With all the misinformation and fear surrounding the COVID-19, it’s highly likely that employees would have several unanswered questions and concerns. Misinformation does more harm than good and puts people in unnecessary panic-mode leading to stock-buying groceries and tissues like it’s the end of the world. An easy way to tackle the issue is at its root – by spreading the right information and keeping your employees constantly updated. The WHO publishes daily bulletins showing the impact of the virus, along with updates and developments on how to deal with the virus. They have also made documents available to the general public in order to break the myths that surround COVID-19. These updates are available on the WHO website here.
Emphasize the need for hygiene and sanitization
COVID-19 spreads from person to person through respiratory droplets from an infected person’s nose or mouth. The chances of the virus spreading are extremely high, especially if you come in close contact with an infected person. Often times an infected person may not even know that they are carrying the virus, and unknowingly spread it to many others they come in contact with. To be on the safer side, it’s best to encourage extreme sanitary practices.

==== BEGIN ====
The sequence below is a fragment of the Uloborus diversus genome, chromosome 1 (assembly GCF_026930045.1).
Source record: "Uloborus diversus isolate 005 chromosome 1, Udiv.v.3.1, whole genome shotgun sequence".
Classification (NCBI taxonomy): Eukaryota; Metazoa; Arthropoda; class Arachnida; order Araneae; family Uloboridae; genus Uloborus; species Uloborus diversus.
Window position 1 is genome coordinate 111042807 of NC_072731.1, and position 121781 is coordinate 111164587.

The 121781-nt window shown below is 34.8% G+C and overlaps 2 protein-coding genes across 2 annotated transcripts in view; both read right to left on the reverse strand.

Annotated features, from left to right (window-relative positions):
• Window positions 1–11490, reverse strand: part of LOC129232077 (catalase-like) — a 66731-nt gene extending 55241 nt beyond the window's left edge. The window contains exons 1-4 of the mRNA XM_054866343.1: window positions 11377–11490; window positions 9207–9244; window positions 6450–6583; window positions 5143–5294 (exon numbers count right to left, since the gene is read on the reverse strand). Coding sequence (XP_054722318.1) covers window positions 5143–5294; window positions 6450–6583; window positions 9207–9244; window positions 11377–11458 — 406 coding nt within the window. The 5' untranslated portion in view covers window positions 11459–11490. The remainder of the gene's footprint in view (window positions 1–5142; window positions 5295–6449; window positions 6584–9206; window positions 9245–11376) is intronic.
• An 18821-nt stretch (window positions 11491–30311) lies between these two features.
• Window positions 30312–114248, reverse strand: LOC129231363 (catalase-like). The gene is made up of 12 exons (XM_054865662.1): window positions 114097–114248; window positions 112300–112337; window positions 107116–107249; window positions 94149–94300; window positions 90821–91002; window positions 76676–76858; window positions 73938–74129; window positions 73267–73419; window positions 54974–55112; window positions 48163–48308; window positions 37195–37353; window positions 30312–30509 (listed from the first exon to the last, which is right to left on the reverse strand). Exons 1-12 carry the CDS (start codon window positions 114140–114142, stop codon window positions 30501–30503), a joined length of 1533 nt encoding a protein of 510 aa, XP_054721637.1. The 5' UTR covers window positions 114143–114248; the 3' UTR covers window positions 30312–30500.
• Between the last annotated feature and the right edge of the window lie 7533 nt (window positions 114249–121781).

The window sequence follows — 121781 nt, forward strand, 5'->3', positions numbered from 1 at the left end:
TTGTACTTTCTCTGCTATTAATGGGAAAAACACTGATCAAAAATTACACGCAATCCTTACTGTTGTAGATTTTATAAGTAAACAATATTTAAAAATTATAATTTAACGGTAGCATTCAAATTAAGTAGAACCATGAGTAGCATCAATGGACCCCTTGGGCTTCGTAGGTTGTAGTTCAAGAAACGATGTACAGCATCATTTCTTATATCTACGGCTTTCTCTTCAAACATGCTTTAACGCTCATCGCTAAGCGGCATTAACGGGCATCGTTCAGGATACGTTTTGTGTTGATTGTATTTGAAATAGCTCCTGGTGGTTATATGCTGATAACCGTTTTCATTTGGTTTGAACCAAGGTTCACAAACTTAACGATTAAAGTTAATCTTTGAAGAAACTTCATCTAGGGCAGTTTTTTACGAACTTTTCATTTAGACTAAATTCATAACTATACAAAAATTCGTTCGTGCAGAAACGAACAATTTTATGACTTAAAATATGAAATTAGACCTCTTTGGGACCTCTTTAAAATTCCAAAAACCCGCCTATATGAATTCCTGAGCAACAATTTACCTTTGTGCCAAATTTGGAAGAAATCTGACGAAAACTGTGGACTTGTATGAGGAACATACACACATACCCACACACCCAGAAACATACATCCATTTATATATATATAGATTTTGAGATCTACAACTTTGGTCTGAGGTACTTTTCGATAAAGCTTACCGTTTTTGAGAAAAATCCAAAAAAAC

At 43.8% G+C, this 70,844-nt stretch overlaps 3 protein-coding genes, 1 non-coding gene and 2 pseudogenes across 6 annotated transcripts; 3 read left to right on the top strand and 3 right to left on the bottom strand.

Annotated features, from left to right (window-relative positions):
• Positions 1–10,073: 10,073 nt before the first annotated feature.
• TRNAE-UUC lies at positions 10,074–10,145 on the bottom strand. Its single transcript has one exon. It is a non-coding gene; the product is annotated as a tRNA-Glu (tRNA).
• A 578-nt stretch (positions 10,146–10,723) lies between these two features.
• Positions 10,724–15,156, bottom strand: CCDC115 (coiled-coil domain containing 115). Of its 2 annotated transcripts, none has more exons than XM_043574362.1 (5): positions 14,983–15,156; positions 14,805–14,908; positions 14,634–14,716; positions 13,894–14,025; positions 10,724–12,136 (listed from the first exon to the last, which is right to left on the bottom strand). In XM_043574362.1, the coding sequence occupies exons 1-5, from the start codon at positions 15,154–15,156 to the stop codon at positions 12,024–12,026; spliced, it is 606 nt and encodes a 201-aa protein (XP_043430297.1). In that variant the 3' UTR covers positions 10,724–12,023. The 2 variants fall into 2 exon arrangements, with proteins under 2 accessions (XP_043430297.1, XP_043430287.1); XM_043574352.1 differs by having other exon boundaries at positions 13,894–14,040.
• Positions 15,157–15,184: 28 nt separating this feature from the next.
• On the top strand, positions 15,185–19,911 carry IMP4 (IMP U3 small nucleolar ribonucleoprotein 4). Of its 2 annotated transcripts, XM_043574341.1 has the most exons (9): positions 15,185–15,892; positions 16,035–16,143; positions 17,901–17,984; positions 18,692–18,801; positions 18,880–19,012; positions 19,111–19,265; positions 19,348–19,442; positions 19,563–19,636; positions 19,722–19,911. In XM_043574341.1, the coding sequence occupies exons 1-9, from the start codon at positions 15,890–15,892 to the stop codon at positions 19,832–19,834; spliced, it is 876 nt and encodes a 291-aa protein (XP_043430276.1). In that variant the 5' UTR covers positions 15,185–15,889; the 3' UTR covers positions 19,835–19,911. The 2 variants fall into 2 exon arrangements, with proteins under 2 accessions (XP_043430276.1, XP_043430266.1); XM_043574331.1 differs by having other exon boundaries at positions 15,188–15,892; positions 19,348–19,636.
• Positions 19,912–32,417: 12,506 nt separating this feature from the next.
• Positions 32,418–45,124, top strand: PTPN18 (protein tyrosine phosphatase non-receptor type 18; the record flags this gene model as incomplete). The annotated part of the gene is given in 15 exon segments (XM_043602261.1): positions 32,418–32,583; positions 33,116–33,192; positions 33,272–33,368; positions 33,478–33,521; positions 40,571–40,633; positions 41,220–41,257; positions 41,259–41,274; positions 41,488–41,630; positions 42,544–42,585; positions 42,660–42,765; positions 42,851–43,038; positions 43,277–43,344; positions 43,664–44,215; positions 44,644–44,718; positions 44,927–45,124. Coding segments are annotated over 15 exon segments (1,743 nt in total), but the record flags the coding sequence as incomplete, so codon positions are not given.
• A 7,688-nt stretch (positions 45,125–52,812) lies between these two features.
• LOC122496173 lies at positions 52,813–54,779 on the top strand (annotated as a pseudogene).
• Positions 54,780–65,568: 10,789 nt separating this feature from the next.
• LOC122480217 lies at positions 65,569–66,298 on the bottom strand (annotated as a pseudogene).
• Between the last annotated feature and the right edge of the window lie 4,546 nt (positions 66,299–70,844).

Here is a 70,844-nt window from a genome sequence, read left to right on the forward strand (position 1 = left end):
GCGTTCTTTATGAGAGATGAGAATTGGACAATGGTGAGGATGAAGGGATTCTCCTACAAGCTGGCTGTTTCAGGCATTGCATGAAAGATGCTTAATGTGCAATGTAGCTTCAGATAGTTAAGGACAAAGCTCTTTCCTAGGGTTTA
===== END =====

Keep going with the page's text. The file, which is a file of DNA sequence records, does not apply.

An important thing to note is is that our bodies are unfamiliar to COVID-19 and so our immune systems haven’t yet figured a way to fight it. And since there’s no vaccine for it either, hygiene and sanitization are needed.
Set up hand-sanitizer dispensers at spaces all across your office, and encourage people to use them. Additionally, nudge people to carry their own sanitizers and masks with them to stay safe. Set up posters and other communication touch-points so that employees are well aware, and can take necessary precautions.
How to deal with employees who are unwell